HMC provided care for 13,500 patients from siege countries
June 03 2018 10:02 PM
Dr Yousef al-Maslamani and Prof Moza al-Hail
Dr Yousef al-Maslamani and Prof Moza al-Hail

Doha

Hamad Medical Corporation (HMC) has cared for over 13,800 patients from Saudi Arabia, Bahrain, the United Arab Emirates, and Egypt ever since these countries declared a blockade against Qatar one year ago, a senior official said.

"Qatar has remained committed to providing healthcare services to the entire population," stated medical director Dr Yousef al-Maslamani, while stressing that patient rights should never be affected by political differences.

"Our services remain unaffected and the blockade has provided an opportunity to demonstrate innovation and self-sufficiency," he explained.

“The last year has been one of the busiest in our history in terms of expansion. We officially opened the new Medical City complex and also introduced and expanded a number of other services and facilities,” pointed out Dr al-Maslamani.

“The blockade forced us to look inward to find new solutions and different ways of working to deliver our services. While our focus has continued to be providing each and every one of our patients with the best possible care, the blockade presented an opportunity to be more innovative and self-reliant,” he observed.

“We have continued to provide the best possible care to every patient, regardless of their nationality. Our care teams work with each patient to ensure they receive the right treatment, in the right place, at the right time, and that they have the information they need to make informed choices about their care,” said Dr al-Maslamani.

He noted that in cases where patients chose to stop receiving care in Qatar, every effort was made to ensure continuity of care, including communicating with their new healthcare team and providing necessary documentation where needed.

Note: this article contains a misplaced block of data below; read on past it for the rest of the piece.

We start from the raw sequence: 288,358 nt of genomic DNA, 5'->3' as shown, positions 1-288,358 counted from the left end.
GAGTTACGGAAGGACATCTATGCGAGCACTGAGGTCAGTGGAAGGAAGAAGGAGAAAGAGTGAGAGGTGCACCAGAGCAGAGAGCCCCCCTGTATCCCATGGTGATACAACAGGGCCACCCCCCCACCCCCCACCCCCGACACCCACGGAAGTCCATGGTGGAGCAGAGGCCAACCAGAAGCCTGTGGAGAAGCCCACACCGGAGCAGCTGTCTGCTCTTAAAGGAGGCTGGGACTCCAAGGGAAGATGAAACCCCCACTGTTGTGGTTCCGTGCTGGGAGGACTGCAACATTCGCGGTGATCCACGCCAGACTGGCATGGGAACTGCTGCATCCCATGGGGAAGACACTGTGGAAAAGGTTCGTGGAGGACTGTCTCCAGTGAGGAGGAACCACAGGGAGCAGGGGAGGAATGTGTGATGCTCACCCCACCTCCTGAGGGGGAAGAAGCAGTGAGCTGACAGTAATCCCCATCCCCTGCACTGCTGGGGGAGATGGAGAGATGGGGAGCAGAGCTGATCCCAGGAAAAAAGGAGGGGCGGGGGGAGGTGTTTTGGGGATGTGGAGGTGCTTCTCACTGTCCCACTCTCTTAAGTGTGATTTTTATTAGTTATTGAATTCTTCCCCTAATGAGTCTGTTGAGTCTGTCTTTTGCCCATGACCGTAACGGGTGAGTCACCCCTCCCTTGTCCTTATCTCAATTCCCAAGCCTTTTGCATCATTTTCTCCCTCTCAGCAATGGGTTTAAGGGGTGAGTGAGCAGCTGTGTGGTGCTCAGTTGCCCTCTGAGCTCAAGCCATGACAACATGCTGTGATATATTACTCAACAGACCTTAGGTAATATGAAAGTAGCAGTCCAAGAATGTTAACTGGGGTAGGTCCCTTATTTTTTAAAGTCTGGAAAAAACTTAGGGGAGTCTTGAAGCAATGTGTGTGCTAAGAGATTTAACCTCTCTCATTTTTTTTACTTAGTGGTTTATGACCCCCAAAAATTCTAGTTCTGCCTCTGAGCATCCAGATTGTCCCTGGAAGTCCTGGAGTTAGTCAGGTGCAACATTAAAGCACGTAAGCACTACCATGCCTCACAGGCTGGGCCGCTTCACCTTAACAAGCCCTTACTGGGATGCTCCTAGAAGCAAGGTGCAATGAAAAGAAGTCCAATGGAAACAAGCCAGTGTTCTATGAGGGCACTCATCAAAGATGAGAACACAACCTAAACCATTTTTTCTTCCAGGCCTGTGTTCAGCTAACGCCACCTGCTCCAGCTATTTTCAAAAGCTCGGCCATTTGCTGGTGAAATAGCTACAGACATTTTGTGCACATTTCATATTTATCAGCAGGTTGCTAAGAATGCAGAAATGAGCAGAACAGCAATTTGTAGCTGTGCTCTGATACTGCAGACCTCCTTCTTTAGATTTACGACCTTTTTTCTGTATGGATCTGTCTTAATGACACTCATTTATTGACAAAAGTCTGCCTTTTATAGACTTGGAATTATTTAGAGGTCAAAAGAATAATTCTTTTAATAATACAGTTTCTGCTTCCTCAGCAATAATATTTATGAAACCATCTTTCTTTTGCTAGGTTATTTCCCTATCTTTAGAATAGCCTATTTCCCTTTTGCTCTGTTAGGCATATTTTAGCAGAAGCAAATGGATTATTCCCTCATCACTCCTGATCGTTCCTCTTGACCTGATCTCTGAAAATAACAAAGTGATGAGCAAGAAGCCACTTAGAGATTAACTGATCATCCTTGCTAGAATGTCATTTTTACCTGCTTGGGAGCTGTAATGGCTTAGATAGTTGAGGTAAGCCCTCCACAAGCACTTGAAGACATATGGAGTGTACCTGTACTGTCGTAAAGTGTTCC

“If one of our patients chooses to stop receiving care at a HMC facility for any reason, our clinical handover process enables safe transfer to a facility of their choice. Our ultimate goal is to provide patients and their families with the support required to ensure the best possible health outcome,” added Dr al-Maslamani.

Dr Moza al-Hail, HMC's executive director of pharmacy, said that while there was never any public health risk associated with a medication or medical supply shortage, some patients were initially very concerned about the potential impact of the blockade in this regard.

She noted that such concerns did not materialise and in fact a number of local manufacturers prospered as a result of the blockade, viewing it as an opportunity to expand and increase their production. The situation also enabled HMC to test and strengthen its contingency plans.

“As part of its regular planning process, HMC maintains a large stock of medication and medical supplies. At any given time, we have many months’ supply of medications and other vital items. While some supply routes were interrupted, we successfully sourced new suppliers and explored domestic opportunities. Today we have strong relationships with several local companies and factories that provide various medications, including a number of the intravenous injection drugs our patients rely on,” added Dr al-Hail.

Noting that HMC’s pharmacies receive around 6,500 patients each day, she reiterated that the loss of some regional supplies provided an opportunity to maximise ‘Made in Qatar’ solutions as well as establish direct relationships with many international suppliers.

Dr al- Maslamani also explained that in early June of last year, HMC’s procurement team began working with international companies to co-ordinate direct purchase agreements that would prevent potential delays or interruptions caused by working with regional agents based in blockade countries. He said HMC’s procurement teams also began looking at alternative suppliers who could provide the same or similar replacement products.

Dr al-Maslamani, who is also director of the Qatar Center for Organ Transplantation, also noted that the blockade has had no impact on Qatar’s organ donation programme. There are currently close to 300,000 individuals on Qatar’s organ donor registry and the programme continues to expand with the annual Ramadan campaign kicking off late last month.



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